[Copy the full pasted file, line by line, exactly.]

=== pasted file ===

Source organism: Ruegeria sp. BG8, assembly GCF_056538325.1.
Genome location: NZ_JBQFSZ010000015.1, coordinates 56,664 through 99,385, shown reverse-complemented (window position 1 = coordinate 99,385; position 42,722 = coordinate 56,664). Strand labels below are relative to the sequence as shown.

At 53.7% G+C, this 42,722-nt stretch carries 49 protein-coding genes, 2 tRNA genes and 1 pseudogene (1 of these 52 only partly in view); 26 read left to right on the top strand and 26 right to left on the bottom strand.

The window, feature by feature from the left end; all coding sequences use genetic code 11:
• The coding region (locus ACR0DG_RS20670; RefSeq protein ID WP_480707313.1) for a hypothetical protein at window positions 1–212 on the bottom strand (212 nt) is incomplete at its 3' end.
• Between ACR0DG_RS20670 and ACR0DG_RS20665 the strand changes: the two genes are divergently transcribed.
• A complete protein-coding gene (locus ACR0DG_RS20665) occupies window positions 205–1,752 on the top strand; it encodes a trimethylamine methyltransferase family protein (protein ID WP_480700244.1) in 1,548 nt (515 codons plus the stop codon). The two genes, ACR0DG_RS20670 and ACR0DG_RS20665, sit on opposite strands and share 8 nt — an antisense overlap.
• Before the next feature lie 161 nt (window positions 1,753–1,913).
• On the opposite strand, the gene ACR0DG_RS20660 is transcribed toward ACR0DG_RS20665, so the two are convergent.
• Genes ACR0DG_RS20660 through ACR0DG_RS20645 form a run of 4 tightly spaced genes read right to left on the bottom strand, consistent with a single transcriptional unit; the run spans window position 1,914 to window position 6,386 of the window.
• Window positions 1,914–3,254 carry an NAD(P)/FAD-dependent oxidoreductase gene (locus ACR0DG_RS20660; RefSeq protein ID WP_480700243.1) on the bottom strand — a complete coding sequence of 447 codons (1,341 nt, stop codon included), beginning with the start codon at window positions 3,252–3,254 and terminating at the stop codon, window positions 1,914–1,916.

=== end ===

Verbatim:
Source organism: Ruegeria sp. BG8, assembly GCF_056538325.1.
Genome location: NZ_JBQFSZ010000015.1, coordinates 56,664 through 99,385, shown reverse-complemented (window position 1 = coordinate 99,385; position 42,722 = coordinate 56,664). Strand labels below are relative to the sequence as shown.

At 53.7% G+C, this 42,722-nt stretch carries 49 protein-coding genes, 2 tRNA genes and 1 pseudogene (1 of these 52 only partly in view); 26 read left to right on the top strand and 26 right to left on the bottom strand.

The window, feature by feature from the left end; all coding sequences use genetic code 11:
• The coding region (locus ACR0DG_RS20670; RefSeq protein ID WP_480707313.1) for a hypothetical protein at window positions 1–212 on the bottom strand (212 nt) is incomplete at its 3' end.
• Between ACR0DG_RS20670 and ACR0DG_RS20665 the strand changes: the two genes are divergently transcribed.
• A complete protein-coding gene (locus ACR0DG_RS20665) occupies window positions 205–1,752 on the top strand; it encodes a trimethylamine methyltransferase family protein (protein ID WP_480700244.1) in 1,548 nt (515 codons plus the stop codon). The two genes, ACR0DG_RS20670 and ACR0DG_RS20665, sit on opposite strands and share 8 nt — an antisense overlap.
• Before the next feature lie 161 nt (window positions 1,753–1,913).
• On the opposite strand, the gene ACR0DG_RS20660 is transcribed toward ACR0DG_RS20665, so the two are convergent.
• Genes ACR0DG_RS20660 through ACR0DG_RS20645 form a run of 4 tightly spaced genes read right to left on the bottom strand, consistent with a single transcriptional unit; the run spans window position 1,914 to window position 6,386 of the window.
• Window positions 1,914–3,254 carry an NAD(P)/FAD-dependent oxidoreductase gene (locus ACR0DG_RS20660; RefSeq protein ID WP_480700243.1) on the bottom strand — a complete coding sequence of 447 codons (1,341 nt, stop codon included), beginning with the start codon at window positions 3,252–3,254 and terminating at the stop codon, window positions 1,914–1,916.